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  • This book is currently reprinting. The publisher expected fresh copies to be available in April but we're still waiting... We will supply copies as soon as the reprint is delivered. Please only order if you are happy to wait. The first volume in Tim Robinson's phenomenal Connemara Trilogy - which Robert Macfarlane has called 'One of the most remarkable non-fiction projects undertaken in English'. In its landscape, history and folklore, Connemara is a singular region: ill-defined geographically, and yet unmistakably a place apart from the rest of Ireland. Tim Robinson, who established himself as Ireland's most brilliant living non-fiction writer with the two-volume Stones of Aran, moved from Aran to Connemara nearly twenty years ago. This book is the result of his extraordinary engagement with the mountains, bogs and shorelines of the region, and with its folklore and its often terrible history: a work as beautiful and surprising as the place it attempts to describe. ISBN 9781844880669
  • John Creedon has always been fascinated by place names, from when he was a young boy growing up in Cork City to travelling around Ireland making his popular television show. In this brilliant new book, he digs beneath the surface of familiar place names, peeling back the layers of meaning behind them to reveal stories about the nature of the land of Erin and the people who walked it before us. Travel the highways, byways and boreens of Ireland with John and become absorbed in the place names such as 'The Land of Robins', 'Patrick's Bed', 'The Eagles Nest', 'Hidden Treasure' and 'The Valley of the Crazy'. All hold clues to help uncover our past and make sense of that place we call home, feeding both mind and soul along the way. That Place We Call Home is an absorbing non-fiction debut from one of Ireland's broadcasting national treasures. ISBN 9780717192021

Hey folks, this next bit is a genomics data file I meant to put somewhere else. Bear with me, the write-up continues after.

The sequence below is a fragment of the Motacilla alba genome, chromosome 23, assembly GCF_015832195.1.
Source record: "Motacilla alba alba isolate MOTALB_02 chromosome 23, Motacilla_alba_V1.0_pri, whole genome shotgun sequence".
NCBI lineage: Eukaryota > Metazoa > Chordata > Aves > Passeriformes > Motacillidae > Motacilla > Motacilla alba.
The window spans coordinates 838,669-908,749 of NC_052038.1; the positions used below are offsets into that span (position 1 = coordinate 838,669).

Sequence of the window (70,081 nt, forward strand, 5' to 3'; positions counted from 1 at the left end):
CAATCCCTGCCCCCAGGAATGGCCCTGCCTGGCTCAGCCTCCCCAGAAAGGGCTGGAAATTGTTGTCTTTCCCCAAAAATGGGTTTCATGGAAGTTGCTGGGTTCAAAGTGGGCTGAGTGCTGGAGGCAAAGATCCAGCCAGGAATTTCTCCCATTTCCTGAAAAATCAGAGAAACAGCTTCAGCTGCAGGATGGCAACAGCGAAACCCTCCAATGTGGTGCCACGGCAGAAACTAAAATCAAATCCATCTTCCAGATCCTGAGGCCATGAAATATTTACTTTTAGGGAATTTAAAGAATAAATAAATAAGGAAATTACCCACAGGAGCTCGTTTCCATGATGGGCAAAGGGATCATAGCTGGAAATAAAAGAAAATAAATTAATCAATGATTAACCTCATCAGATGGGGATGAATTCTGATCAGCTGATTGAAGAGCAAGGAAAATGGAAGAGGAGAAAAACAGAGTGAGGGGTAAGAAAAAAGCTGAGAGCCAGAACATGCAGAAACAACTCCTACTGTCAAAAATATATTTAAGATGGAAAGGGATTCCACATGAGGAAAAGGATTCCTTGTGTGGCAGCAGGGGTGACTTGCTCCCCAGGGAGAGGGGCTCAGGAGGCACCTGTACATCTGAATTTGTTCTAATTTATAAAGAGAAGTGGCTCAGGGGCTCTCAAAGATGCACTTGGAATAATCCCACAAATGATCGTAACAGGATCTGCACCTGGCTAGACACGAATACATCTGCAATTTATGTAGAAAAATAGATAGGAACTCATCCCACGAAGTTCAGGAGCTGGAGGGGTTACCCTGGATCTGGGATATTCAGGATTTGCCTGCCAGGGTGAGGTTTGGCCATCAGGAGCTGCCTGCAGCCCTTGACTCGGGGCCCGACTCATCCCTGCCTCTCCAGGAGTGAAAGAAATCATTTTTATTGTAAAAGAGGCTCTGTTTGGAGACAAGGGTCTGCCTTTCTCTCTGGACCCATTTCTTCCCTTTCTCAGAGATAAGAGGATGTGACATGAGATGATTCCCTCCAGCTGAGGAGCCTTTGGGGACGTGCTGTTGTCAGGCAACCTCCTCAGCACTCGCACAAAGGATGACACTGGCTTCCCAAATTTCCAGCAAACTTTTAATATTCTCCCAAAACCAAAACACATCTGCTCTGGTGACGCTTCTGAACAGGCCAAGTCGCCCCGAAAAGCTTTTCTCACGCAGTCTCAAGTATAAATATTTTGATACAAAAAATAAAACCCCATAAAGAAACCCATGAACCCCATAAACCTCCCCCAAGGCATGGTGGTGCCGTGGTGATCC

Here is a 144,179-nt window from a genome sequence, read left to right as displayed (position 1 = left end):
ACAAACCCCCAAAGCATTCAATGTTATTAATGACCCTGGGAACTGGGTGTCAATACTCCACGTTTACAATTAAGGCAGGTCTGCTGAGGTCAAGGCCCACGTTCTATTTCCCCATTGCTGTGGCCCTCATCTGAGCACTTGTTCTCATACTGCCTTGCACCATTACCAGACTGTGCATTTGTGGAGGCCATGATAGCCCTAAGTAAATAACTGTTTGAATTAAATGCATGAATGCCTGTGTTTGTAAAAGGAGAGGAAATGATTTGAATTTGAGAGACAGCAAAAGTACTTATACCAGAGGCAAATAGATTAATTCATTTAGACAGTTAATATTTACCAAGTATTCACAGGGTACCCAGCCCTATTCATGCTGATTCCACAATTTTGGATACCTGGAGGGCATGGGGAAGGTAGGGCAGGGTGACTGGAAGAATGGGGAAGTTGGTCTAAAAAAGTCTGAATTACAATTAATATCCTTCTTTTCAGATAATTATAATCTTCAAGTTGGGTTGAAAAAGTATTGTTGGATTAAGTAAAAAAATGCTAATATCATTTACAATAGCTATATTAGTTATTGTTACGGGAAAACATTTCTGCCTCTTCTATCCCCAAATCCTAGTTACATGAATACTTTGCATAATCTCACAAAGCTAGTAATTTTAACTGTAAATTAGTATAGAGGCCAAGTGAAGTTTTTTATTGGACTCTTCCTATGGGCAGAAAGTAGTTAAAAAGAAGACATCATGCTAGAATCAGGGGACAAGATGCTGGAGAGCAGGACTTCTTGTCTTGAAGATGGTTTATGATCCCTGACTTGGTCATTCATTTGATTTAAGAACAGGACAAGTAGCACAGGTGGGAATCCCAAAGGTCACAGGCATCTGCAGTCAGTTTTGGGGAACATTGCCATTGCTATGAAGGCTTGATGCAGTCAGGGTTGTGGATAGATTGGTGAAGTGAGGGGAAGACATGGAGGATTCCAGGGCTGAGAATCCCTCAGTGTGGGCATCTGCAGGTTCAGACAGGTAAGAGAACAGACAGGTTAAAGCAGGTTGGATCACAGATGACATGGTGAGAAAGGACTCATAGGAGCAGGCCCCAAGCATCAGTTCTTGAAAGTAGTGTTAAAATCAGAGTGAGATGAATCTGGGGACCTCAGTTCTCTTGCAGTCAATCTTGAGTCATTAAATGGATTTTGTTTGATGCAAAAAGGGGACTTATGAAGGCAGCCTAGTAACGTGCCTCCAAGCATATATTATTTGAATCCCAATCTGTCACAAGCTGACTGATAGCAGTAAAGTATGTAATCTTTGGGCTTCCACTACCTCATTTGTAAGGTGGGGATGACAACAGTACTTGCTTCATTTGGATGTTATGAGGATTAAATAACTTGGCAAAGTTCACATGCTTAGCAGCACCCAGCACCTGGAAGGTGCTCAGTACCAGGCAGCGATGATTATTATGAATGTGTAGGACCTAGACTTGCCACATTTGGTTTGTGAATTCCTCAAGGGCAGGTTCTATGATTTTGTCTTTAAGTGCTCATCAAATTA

• Wes Anderson's beloved films announce themselves through a singular aesthetic - one that seems too vivid, unique, and meticulously constructed to possibly be real. Not so - in Accidentally Wes Anderson, Wally Koval collects the world's most Anderson-like sites in all their faded grandeur and pop-pastel colours, telling the story behind each stranger than-fiction-location. Based on the viral online phenomenon and community of the same name, Accidentally Wes Anderson celebrates the unique aesthetic that millions of Anderson fans love - capturing the symmetrical, the atypical, the unexpected, the vibrantly patterned, and distinctively coloured in arresting photographs from around the world. Authorised by Wes Anderson himself, and appealing to the millions who love his films, this book is also for fans of Cabin Porn and Van Life - and avid travellers and aspiring adventurers of all kinds. ISBN 9781409197393